Century 21’s Bankruptcy Shows the Limits of Off-Price, New York-Exclusive Categories

The famed retailer is following in the steps of Barneys, Dean & DeLuca and Stage Stores

Off-price retailer Century 21 attained a cult status for offering luxury labels at a steep discount. Getty Images
Headshot of Richard Collings

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Earlier this month Century 21, long a bastion of off-price shopping in New York, filed for bankruptcy protection, joining the ranks of storied retailers felled by Covid-19 such as Neiman Marcus and Brooks Brothers.

The main culprit was the pandemic, especially because of the discounter’s presence in New York, where stores were closed for several months and tourists disappeared, while having some of the highest rents in the U.S., according to Andrea Weiss, CEO of retail consulting network The O Alliance. But there are other reasons for its downfall.

For New York residents and tourists alike, it’s another sad chapter in the city’s retail history. Rummaging through Century 21’s piles of designer clothing was a rite of passage for the aspiring fashionista, where mere mortals could nab European luxury labels such as Versace, Dolce & Gabbana and Armani at steep discounts.

The city has already lost a number of banners that attained cult status this year alone, including luxury retailer Barneys New York and gourmet food purveyor Dean & DeLuca’s flagship store in the SoHo neighborhood, both of which filed for bankruptcy within the past 12 months.

While grocer Fairway Market filed for Chapter 11 earlier this year, it found a buyer willing to take on the brand and a handful of locations, including its famed Upper West Side store.

For Century 21, all 15 stores are in the process of conducting going-out-of-business sales, including its downtown flagship that bordered the World Trade Center. Beginning with that downtown New York City store, Century 21 was a boutique off-price specialty retailer where one could shop for “that incredible designer dress,” noted Weiss.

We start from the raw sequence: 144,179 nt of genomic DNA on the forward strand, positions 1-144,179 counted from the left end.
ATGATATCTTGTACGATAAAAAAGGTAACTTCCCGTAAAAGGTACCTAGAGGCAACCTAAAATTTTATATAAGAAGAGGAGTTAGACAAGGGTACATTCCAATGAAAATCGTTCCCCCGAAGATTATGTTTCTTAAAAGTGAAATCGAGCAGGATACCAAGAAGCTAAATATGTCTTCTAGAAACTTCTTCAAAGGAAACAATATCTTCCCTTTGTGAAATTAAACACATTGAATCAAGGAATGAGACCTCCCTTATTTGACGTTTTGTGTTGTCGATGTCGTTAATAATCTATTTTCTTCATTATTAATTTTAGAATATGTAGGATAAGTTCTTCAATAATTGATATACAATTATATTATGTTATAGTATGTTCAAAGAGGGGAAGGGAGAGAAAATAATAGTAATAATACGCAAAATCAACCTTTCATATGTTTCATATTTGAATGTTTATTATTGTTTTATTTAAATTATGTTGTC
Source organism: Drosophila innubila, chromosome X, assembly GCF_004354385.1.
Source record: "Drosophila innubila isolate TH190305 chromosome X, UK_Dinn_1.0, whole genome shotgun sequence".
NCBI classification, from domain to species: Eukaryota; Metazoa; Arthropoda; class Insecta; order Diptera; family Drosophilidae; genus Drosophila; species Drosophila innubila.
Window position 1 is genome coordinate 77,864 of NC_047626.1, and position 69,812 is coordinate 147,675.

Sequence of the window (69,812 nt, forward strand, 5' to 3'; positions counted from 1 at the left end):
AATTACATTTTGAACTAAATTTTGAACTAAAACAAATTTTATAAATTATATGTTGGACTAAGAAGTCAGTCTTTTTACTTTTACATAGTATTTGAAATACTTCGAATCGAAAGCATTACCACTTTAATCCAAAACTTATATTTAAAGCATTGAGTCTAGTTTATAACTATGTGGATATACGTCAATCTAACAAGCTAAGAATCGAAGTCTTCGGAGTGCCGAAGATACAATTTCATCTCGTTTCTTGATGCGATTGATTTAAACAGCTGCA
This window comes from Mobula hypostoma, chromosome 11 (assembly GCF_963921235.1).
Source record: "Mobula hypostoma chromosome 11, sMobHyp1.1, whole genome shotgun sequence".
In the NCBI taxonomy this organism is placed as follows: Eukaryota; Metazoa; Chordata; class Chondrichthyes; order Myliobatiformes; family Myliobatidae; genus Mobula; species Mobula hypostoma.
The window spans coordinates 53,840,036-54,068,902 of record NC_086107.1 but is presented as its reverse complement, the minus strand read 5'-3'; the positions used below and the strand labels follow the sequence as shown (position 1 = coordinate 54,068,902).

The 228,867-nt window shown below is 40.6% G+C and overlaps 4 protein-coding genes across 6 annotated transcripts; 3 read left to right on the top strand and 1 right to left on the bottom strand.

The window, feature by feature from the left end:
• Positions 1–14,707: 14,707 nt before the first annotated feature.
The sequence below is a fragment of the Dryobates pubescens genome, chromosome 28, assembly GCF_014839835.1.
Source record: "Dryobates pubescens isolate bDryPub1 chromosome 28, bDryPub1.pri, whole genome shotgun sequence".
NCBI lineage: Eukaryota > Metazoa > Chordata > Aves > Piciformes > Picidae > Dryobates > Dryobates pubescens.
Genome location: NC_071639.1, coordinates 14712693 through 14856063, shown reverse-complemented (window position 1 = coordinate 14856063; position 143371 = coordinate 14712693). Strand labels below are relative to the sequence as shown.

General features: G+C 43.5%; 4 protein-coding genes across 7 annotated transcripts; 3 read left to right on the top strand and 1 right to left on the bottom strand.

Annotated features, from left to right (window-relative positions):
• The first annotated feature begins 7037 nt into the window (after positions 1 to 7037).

“Since 1961, when Al and Sonny Gindi opened what was then a small store in downtown Manhattan, we have been proud to provide shoppers with unmatched access to designer brands at amazing prices,” said Century 21 co-CEO IG Gindi in a statement. “While we wish that Century 21 could continue to be a must-see shopping destination for so many, we are proud of the pioneering role it has played in off-price retail and the iconic brand it has become.”

The department store chain had hoped to collect insurance money in light of the pandemic, citing $175 million due under policies the company thought protected it from business interruptions similar to when the neighboring World Trade Center towers fell on Sept. 11, 2001. But that prospect is in doubt.

“While insurance money helped us to rebuild after suffering the devastating impact of 9/11, we now have no viable alternative but to begin the closure of our beloved family business because our insurers, to whom we have paid significant premiums every year for protection against unforeseen circumstances like we are experiencing today, have turned their backs on us at this most critical time,” said co-CEO Raymond Gindi in a statement.

Nevertheless, the bankruptcy of Century 21 raises a number of questions about the relevance of stores like it: regional off-price chains.

Beyond the factor of Covid-19, it existed in an increasingly competitive subsector that includes TJMaxx and Burlington Coat Factory. It’s at least the third off-price retailer to file this year, following regional chains such as Tuesday Morning and Stage Stores.

Seeing the success of TJMaxx, the banner decided to go head-to-head with the national discounter in the New York metro region, but that may have played a part in its undoing, Weiss said.

@RichCollings richard.collings@adweek.com Richard Collings is a retail reporter at Adweek.